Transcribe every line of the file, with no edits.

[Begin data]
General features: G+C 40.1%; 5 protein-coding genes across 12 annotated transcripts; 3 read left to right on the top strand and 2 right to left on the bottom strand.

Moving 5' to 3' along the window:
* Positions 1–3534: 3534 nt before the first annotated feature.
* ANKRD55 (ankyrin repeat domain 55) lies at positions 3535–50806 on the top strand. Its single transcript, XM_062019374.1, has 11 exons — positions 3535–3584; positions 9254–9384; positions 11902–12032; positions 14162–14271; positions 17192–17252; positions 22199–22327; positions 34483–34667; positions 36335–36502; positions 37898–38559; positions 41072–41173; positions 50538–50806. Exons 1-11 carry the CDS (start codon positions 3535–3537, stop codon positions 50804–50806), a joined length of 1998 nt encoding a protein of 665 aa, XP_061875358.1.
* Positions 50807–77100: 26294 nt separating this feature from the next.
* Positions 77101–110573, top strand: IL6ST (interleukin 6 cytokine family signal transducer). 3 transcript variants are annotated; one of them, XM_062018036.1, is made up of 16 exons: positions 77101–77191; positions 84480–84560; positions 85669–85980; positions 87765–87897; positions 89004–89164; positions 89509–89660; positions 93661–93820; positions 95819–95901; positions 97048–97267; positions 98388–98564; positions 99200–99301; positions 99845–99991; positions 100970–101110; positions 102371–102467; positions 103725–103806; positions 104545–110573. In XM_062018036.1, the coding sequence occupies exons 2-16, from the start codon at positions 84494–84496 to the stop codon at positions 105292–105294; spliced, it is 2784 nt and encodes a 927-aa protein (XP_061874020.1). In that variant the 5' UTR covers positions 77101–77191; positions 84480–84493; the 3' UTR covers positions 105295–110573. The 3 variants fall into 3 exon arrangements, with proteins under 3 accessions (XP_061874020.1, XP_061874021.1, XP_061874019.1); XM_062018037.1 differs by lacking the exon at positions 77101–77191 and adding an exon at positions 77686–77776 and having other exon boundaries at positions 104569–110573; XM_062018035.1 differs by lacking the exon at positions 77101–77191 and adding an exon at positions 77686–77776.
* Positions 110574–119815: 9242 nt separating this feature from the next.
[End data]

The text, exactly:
General features: G+C 40.1%; 5 protein-coding genes across 12 annotated transcripts; 3 read left to right on the top strand and 2 right to left on the bottom strand.

Moving 5' to 3' along the window:
* Positions 1–3534: 3534 nt before the first annotated feature.
* ANKRD55 (ankyrin repeat domain 55) lies at positions 3535–50806 on the top strand. Its single transcript, XM_062019374.1, has 11 exons — positions 3535–3584; positions 9254–9384; positions 11902–12032; positions 14162–14271; positions 17192–17252; positions 22199–22327; positions 34483–34667; positions 36335–36502; positions 37898–38559; positions 41072–41173; positions 50538–50806. Exons 1-11 carry the CDS (start codon positions 3535–3537, stop codon positions 50804–50806), a joined length of 1998 nt encoding a protein of 665 aa, XP_061875358.1.
* Positions 50807–77100: 26294 nt separating this feature from the next.
* Positions 77101–110573, top strand: IL6ST (interleukin 6 cytokine family signal transducer). 3 transcript variants are annotated; one of them, XM_062018036.1, is made up of 16 exons: positions 77101–77191; positions 84480–84560; positions 85669–85980; positions 87765–87897; positions 89004–89164; positions 89509–89660; positions 93661–93820; positions 95819–95901; positions 97048–97267; positions 98388–98564; positions 99200–99301; positions 99845–99991; positions 100970–101110; positions 102371–102467; positions 103725–103806; positions 104545–110573. In XM_062018036.1, the coding sequence occupies exons 2-16, from the start codon at positions 84494–84496 to the stop codon at positions 105292–105294; spliced, it is 2784 nt and encodes a 927-aa protein (XP_061874020.1). In that variant the 5' UTR covers positions 77101–77191; positions 84480–84493; the 3' UTR covers positions 105295–110573. The 3 variants fall into 3 exon arrangements, with proteins under 3 accessions (XP_061874020.1, XP_061874021.1, XP_061874019.1); XM_062018037.1 differs by lacking the exon at positions 77101–77191 and adding an exon at positions 77686–77776 and having other exon boundaries at positions 104569–110573; XM_062018035.1 differs by lacking the exon at positions 77101–77191 and adding an exon at positions 77686–77776.
* Positions 110574–119815: 9242 nt separating this feature from the next.